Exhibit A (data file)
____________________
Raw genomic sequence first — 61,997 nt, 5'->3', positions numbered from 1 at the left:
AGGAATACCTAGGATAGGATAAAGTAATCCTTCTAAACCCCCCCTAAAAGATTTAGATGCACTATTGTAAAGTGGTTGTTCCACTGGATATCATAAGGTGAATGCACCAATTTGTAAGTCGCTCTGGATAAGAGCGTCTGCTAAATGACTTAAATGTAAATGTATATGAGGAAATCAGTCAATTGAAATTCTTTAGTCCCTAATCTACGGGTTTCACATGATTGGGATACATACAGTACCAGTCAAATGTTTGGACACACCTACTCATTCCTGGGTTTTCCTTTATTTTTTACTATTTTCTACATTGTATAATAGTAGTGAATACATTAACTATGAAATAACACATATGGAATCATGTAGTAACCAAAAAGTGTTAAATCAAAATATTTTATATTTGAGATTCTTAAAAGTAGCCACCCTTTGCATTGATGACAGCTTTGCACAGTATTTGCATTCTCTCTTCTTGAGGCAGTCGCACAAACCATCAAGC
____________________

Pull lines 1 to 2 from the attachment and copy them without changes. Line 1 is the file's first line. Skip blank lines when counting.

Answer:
Raw genomic sequence first — 61,997 nt, 5'->3', positions numbered from 1 at the left:
AGGAATACCTAGGATAGGATAAAGTAATCCTTCTAAACCCCCCCTAAAAGATTTAGATGCACTATTGTAAAGTGGTTGTTCCACTGGATATCATAAGGTGAATGCACCAATTTGTAAGTCGCTCTGGATAAGAGCGTCTGCTAAATGACTTAAATGTAAATGTATATGAGGAAATCAGTCAATTGAAATTCTTTAGTCCCTAATCTACGGGTTTCACATGATTGGGATACATACAGTACCAGTCAAATGTTTGGACACACCTACTCATTCCTGGGTTTTCCTTTATTTTTTACTATTTTCTACATTGTATAATAGTAGTGAATACATTAACTATGAAATAACACATATGGAATCATGTAGTAACCAAAAAGTGTTAAATCAAAATATTTTATATTTGAGATTCTTAAAAGTAGCCACCCTTTGCATTGATGACAGCTTTGCACAGTATTTGCATTCTCTCTTCTTGAGGCAGTCGCACAAACCATCAAGC